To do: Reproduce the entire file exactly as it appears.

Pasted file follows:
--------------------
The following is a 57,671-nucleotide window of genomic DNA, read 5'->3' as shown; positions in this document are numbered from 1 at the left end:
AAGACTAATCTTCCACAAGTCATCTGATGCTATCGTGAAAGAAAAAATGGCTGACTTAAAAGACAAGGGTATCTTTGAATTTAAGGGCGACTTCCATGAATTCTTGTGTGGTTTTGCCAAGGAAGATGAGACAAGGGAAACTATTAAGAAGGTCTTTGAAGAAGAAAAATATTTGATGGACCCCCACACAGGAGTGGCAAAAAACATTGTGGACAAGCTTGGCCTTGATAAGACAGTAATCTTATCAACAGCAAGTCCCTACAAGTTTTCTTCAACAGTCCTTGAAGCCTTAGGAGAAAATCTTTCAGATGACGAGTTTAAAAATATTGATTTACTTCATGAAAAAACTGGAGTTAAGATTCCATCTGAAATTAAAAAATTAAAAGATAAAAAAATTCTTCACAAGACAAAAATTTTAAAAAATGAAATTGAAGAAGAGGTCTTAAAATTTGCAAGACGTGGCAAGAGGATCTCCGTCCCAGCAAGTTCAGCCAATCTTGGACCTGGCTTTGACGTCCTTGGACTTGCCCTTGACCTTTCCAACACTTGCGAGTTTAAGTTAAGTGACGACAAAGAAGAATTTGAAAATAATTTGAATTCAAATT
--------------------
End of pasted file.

The following is a 57,671-nucleotide window of genomic DNA, read 5'->3' as shown; positions in this document are numbered from 1 at the left end:
AAGACTAATCTTCCACAAGTCATCTGATGCTATCGTGAAAGAAAAAATGGCTGACTTAAAAGACAAGGGTATCTTTGAATTTAAGGGCGACTTCCATGAATTCTTGTGTGGTTTTGCCAAGGAAGATGAGACAAGGGAAACTATTAAGAAGGTCTTTGAAGAAGAAAAATATTTGATGGACCCCCACACAGGAGTGGCAAAAAACATTGTGGACAAGCTTGGCCTTGATAAGACAGTAATCTTATCAACAGCAAGTCCCTACAAGTTTTCTTCAACAGTCCTTGAAGCCTTAGGAGAAAATCTTTCAGATGACGAGTTTAAAAATATTGATTTACTTCATGAAAAAACTGGAGTTAAGATTCCATCTGAAATTAAAAAATTAAAAGATAAAAAAATTCTTCACAAGACAAAAATTTTAAAAAATGAAATTGAAGAAGAGGTCTTAAAATTTGCAAGACGTGGCAAGAGGATCTCCGTCCCAGCAAGTTCAGCCAATCTTGGACCTGGCTTTGACGTCCTTGGACTTGCCCTTGACCTTTCCAACACTTGCGAGTTTAAGTTAAGTGACGACAAAGAAGAATTTGAAAATAATTTGAATTCAAATT